Women on UK corporate boards double in four years, but only to less than a quarter
No more all-male boards in UK FTSE 100 companies
The number of women sitting on the boards of Britain’s top companies has almost doubled in the last four years, but still comprises less than a quarter of the total.
Female representation on FTSE 100 boards is now at 23.5 per cent, according to the latest annual report from Lord Davies of Abersoch, who was commissioned by Business Secretary Vince Cable to investigate gender diversity in boardrooms.
Despite being short of Lord Davies’ target of 25 per cent by this year, the UK Government has hailed it as “significant progress”.
“The voluntary approach is working, boards are getting fixed,” said Davies.
Cable said he expected a third of female representation by 2020. “I am confident we will reach our target this year, but our work is not complete. British business must keep its eye on the long game, as we strive to achieve gender parity,” he said.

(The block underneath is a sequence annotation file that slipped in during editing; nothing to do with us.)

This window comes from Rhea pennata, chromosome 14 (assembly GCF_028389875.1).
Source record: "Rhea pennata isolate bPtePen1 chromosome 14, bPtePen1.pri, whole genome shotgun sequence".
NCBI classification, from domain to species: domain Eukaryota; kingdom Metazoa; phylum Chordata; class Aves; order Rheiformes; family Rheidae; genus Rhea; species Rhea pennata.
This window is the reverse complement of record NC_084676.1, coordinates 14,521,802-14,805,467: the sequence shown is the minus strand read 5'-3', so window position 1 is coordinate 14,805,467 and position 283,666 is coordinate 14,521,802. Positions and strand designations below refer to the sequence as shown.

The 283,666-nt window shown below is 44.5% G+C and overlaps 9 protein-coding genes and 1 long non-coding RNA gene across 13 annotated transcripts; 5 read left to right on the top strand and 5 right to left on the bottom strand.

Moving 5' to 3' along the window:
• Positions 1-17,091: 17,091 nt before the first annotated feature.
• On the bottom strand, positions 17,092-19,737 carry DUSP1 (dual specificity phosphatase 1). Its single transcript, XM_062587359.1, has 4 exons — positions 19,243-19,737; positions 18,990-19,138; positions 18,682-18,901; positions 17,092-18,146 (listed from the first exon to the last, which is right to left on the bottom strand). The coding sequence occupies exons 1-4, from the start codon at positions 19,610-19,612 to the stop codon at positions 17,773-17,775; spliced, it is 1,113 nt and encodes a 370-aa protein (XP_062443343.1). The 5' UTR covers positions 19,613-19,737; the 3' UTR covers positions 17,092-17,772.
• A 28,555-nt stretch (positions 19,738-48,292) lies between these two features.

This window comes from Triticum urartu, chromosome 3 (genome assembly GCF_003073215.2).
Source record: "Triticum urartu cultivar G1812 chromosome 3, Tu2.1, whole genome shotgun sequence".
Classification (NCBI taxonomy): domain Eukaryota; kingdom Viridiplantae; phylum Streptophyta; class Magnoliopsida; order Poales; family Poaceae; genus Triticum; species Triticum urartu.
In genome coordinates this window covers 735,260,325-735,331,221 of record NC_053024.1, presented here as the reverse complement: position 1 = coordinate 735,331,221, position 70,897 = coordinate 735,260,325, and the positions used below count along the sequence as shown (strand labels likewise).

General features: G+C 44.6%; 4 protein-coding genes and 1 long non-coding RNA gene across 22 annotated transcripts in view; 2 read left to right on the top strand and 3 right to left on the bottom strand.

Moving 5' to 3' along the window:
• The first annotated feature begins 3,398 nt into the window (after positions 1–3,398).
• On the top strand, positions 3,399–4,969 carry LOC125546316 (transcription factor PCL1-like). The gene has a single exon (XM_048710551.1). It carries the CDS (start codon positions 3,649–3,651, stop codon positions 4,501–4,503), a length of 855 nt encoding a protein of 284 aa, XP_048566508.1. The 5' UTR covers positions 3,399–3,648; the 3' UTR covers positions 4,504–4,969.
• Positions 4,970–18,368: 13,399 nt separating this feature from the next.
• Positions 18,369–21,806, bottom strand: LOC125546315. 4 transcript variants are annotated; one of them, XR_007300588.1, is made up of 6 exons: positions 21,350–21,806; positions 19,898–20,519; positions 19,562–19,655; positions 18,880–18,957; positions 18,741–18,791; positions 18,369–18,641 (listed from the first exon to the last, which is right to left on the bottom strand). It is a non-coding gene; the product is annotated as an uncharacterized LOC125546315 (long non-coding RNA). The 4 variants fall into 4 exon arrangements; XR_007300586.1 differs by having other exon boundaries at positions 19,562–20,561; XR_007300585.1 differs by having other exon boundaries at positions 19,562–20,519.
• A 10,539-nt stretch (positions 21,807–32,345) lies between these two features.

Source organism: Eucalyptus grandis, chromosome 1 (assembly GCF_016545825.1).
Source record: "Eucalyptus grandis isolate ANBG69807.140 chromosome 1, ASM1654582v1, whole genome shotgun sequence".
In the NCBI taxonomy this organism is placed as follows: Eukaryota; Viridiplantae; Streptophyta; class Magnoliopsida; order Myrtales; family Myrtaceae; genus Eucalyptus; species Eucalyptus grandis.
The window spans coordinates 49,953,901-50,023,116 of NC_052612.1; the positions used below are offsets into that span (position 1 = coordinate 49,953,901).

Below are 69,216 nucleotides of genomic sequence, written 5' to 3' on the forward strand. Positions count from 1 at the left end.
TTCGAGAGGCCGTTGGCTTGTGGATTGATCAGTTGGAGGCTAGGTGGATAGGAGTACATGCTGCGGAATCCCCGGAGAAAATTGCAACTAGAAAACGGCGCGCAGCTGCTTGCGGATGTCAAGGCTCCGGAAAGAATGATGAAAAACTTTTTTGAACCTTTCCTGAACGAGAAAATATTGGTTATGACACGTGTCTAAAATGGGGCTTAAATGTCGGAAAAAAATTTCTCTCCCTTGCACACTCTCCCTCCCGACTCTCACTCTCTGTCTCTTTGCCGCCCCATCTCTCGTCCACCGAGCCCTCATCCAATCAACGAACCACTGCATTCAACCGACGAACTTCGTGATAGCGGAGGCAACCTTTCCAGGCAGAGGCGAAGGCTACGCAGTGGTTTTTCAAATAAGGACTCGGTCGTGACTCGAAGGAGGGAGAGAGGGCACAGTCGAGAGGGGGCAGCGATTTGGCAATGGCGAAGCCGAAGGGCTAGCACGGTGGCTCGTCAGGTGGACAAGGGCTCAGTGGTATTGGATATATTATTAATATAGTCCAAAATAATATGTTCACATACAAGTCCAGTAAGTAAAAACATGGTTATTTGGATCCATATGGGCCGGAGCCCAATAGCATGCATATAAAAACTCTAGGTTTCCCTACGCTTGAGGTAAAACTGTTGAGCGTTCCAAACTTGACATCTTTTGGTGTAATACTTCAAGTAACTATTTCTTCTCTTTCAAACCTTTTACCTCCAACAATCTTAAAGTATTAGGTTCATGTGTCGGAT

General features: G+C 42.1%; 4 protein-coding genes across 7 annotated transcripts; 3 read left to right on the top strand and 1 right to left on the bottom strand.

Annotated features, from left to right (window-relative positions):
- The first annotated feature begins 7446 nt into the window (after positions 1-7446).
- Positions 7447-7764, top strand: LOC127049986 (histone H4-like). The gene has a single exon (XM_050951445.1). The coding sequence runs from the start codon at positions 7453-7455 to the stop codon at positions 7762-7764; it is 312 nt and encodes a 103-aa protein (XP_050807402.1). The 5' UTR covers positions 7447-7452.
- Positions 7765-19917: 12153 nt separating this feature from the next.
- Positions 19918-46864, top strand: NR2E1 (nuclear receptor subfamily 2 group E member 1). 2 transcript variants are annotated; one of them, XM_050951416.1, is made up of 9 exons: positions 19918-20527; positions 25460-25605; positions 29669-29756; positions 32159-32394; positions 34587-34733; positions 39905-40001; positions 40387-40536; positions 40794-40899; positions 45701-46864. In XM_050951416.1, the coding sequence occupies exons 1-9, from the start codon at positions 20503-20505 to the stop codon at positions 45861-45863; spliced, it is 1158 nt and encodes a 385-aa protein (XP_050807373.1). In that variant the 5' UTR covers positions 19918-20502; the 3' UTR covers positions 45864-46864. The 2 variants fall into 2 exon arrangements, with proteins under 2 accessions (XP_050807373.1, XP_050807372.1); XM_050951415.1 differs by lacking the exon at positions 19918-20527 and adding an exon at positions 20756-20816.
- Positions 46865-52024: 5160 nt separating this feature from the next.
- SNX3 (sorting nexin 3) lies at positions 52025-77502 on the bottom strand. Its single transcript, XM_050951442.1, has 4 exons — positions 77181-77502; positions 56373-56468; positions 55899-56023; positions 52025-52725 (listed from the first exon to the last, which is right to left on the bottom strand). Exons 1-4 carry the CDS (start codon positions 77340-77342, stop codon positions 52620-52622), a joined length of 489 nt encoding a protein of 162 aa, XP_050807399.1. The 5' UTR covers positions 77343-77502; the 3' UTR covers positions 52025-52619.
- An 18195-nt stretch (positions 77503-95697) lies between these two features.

Minister for Women and Equalities Nicky Morgan said she wanted to see women moving up to more senior positions, but welcomed the rise. “When we started this work in 2011 there were 21 FTSE 100 boards that had no women on them. Now there are no all-male boards left. This is great news,” she said.
Emma Ritch, executive director of Scottish feminist campaigning organisation Engender, said: “It’s perhaps an indicator of how far we have to go to achieve women’s equality that attaining 25 per cent board representation by women appears to have provoked such excitement.
“There is so much evidence that gender balance on boards drives better corporate performance that companies who fail to appoint women are acting against their own best interests, and the interests of all of those who want to see better corporate citizens. It’s not quite time to cross quotas off the list of possible solutions.”
The Scottish Government has said it will launch a Partnership for Change pledge in 2015 to challenge all organisations to set a voluntary target for 50:50 gender balanced boards by 2020.
A report for the Scottish Government by Napier University in December identified training and mentoring as key strategies, but said countries which had legislated for quotas achieved higher levels of female boardroom membership than those that have adopted voluntary approaches.
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